|dc.description.abstract||Modern SMTP servers apply a variety of mechanisms to stem the volume of spam delivered to users. These techniques can be broadly classified into two categories: preacceptance approaches, which apply prior to a message being
accepted (e.g blacklisting and whitelisting), and post-acceptance techniques which apply after a message has been accepted (e.g. content based signatures). In recent years, pre-acceptance techniques have attracted a lot of attention. In addition to cutting down spam, effective and accurate pre-acceptance filtering is crucial to reducing the load on SMTP servers.
In this paper, we empirically study the limits of effectiveness of pre-acceptance approaches. In our study, we first classify SMTP senders into three main categories: end hosts, legitimate servers and spam gangs.We argue that both the effectiveness and the role played by pre-acceptance approaches differ significantly across spam sent by the hosts in these categories.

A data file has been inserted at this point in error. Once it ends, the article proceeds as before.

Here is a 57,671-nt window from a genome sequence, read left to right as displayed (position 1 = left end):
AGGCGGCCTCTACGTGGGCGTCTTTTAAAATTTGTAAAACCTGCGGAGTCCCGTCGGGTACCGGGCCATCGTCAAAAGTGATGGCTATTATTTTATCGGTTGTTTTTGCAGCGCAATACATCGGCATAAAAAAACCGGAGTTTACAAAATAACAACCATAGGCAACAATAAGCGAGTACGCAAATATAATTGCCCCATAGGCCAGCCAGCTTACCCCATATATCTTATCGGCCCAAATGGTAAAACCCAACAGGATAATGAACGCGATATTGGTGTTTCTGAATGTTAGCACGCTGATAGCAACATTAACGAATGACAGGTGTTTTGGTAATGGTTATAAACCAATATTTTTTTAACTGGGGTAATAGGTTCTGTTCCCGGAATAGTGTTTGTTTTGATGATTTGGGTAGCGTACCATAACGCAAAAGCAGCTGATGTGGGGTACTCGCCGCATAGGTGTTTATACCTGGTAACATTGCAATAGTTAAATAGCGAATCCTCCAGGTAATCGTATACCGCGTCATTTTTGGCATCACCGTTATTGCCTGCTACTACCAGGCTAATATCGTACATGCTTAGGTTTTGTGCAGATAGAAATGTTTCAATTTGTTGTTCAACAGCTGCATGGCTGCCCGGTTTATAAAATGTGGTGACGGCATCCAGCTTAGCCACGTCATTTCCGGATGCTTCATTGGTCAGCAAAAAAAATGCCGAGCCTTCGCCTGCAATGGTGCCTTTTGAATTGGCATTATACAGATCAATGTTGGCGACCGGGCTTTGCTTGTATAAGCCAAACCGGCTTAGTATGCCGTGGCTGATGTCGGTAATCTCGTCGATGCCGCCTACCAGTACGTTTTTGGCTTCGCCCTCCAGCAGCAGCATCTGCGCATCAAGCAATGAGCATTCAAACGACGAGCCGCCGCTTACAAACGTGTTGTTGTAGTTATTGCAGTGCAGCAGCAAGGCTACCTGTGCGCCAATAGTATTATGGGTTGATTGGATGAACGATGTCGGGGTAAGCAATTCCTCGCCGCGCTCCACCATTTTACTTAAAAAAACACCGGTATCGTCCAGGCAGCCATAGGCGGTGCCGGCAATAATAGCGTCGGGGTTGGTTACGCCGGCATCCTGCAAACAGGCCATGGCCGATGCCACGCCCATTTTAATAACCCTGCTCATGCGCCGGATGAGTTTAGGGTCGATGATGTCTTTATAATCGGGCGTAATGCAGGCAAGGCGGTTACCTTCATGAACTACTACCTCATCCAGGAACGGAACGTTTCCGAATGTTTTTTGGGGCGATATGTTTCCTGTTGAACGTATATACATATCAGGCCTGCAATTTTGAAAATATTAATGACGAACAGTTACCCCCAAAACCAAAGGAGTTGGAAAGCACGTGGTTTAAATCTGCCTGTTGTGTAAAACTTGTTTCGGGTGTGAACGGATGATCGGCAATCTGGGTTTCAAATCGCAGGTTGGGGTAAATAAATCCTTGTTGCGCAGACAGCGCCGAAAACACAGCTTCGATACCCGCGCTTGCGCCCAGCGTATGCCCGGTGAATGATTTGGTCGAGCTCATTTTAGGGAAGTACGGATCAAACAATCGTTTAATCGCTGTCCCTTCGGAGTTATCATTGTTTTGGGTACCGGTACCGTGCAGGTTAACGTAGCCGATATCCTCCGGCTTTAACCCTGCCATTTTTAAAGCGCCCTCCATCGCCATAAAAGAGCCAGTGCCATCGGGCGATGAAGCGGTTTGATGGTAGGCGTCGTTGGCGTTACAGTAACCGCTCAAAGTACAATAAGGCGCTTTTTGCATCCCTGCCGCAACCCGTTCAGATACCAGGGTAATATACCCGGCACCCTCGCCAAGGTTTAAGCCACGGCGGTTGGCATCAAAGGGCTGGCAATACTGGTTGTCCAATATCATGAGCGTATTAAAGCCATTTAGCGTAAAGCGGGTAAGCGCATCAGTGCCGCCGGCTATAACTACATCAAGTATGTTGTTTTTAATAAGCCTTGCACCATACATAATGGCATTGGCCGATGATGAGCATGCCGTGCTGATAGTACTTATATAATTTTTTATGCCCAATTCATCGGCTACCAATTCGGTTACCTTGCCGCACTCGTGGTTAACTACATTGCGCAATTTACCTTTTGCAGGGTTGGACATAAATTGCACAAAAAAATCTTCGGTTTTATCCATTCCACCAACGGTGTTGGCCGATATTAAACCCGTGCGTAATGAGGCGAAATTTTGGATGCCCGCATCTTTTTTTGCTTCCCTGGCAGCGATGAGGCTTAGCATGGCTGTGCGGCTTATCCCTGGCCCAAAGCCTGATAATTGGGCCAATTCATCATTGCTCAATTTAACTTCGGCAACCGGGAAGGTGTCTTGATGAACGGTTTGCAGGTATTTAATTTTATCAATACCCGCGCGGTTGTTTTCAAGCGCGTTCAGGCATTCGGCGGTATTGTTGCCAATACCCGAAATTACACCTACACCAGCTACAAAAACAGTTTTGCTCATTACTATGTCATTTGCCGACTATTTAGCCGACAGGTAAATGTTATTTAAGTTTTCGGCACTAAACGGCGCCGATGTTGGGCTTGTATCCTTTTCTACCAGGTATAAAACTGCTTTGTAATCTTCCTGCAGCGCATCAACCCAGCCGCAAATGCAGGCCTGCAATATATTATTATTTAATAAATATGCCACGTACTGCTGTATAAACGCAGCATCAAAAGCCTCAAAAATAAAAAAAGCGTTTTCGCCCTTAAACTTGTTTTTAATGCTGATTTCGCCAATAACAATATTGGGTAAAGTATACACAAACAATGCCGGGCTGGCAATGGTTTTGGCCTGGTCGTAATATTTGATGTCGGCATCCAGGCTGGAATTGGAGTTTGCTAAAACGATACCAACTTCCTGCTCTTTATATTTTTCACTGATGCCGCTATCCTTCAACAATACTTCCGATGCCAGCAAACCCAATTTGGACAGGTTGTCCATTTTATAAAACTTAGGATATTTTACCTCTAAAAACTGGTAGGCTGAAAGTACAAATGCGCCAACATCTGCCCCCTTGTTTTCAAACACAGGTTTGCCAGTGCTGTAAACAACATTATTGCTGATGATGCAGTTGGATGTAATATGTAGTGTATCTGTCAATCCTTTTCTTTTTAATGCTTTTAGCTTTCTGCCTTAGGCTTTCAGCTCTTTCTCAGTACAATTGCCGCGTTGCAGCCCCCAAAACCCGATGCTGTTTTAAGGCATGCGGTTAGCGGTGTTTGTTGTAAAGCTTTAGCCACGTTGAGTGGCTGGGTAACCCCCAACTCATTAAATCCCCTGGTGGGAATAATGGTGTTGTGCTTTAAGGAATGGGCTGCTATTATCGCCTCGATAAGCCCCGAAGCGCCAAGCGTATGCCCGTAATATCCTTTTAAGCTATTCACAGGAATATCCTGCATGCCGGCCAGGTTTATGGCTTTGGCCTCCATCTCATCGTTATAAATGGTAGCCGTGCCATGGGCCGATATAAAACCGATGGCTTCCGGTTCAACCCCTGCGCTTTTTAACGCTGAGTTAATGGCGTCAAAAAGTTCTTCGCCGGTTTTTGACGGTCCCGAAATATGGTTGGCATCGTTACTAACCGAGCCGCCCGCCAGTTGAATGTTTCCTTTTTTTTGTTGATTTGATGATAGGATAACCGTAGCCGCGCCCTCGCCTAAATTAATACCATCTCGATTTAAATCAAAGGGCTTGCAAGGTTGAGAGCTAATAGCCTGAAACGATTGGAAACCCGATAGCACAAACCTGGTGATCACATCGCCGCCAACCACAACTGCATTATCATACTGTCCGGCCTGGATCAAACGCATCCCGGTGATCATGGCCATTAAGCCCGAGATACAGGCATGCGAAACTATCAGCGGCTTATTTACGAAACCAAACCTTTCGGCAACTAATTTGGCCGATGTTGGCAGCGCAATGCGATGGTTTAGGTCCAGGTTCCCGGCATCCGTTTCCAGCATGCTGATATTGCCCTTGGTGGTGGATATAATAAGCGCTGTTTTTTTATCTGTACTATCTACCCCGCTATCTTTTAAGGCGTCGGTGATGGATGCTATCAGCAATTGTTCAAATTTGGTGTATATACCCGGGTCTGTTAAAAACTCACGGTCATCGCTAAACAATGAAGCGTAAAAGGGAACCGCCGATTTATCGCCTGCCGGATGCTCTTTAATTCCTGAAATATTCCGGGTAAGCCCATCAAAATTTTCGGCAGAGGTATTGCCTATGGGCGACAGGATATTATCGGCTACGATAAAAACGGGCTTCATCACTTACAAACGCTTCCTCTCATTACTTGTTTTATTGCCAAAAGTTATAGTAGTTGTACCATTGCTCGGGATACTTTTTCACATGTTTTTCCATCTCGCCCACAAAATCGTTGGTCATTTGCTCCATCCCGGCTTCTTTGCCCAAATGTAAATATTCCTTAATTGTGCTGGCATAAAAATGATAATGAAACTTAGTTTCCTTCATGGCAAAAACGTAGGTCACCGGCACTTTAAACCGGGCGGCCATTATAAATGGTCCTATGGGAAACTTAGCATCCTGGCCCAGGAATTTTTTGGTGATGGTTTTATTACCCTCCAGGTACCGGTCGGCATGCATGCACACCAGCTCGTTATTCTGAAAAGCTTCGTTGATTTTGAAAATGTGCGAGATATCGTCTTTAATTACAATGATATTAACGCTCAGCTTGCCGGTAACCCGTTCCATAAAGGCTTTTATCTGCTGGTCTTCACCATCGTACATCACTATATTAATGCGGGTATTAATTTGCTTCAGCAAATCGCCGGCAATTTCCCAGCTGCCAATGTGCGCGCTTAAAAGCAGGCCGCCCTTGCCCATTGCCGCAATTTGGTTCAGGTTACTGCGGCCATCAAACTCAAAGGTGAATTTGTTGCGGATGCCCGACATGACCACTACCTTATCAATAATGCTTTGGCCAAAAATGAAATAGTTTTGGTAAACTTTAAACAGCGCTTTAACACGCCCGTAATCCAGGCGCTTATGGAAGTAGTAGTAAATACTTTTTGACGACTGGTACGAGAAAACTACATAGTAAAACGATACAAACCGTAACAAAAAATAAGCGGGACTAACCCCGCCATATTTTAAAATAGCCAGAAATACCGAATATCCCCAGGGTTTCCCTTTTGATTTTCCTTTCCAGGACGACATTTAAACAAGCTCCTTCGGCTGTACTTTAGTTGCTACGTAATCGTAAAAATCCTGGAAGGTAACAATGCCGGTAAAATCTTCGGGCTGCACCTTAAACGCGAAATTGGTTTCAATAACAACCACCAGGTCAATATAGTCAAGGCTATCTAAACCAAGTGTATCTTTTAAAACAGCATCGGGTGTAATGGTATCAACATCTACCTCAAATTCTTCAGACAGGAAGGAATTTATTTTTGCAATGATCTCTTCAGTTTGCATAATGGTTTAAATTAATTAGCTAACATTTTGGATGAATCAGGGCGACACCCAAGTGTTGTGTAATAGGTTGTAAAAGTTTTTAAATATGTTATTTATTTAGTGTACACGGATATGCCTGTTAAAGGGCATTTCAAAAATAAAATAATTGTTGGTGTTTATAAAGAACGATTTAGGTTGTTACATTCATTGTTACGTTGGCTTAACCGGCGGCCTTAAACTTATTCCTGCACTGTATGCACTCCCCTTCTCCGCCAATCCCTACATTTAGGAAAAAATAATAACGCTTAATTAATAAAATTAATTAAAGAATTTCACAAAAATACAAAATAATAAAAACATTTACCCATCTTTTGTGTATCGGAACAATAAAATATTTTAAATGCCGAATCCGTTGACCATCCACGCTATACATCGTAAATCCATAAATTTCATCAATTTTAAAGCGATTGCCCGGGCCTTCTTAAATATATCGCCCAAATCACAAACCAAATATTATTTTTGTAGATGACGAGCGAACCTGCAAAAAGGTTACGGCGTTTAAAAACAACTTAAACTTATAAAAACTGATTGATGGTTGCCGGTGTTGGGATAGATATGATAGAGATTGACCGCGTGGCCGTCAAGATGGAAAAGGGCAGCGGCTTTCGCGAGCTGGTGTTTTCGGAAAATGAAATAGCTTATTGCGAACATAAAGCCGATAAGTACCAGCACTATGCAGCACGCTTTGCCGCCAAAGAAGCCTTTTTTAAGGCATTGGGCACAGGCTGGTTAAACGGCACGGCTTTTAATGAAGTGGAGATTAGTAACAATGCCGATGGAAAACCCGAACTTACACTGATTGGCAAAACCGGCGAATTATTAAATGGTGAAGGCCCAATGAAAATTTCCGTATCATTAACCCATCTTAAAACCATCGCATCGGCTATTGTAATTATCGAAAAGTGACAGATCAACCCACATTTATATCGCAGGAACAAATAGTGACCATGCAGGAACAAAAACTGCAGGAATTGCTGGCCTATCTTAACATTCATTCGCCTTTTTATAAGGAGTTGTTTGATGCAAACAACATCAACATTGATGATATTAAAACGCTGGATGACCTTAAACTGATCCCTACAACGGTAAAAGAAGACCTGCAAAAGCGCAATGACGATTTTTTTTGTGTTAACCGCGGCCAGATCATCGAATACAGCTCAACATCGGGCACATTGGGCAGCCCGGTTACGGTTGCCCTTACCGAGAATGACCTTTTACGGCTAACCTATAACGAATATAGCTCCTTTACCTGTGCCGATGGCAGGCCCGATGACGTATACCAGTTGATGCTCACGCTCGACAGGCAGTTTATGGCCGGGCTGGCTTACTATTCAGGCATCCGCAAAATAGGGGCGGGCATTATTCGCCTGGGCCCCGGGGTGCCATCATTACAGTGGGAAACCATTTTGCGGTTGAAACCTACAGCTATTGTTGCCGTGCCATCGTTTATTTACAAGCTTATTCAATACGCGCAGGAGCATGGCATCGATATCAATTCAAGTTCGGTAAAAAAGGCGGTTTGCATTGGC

We find that end-hosts make up over 88% of all senders and contribute nearly 54% of all spam. Spam gangs make up less than 1.2% of all senders, but contribute more than 30% of all spam. Both these sets of spammers can be filtered using address blacklists. However, we find that the blacklists corresponding to spam gangs may have to be updated as frequently as once every
few days in order to be effective. We find that legitimate servers make up less than 1% of all e-mail senders, and contribute less 0.4% of all spam. Furthermore, these servers send an overwhelming fraction of all ham. Thus, simple whitelisting can be employed to permit all e-mail from them. Whitelists
of legitimate servers can be constructed relatively easily and updated infrequently.
On the whole, we find that it is possible to build effective preacceptance filters which can eliminate nearly 90% of all spam today.||en_US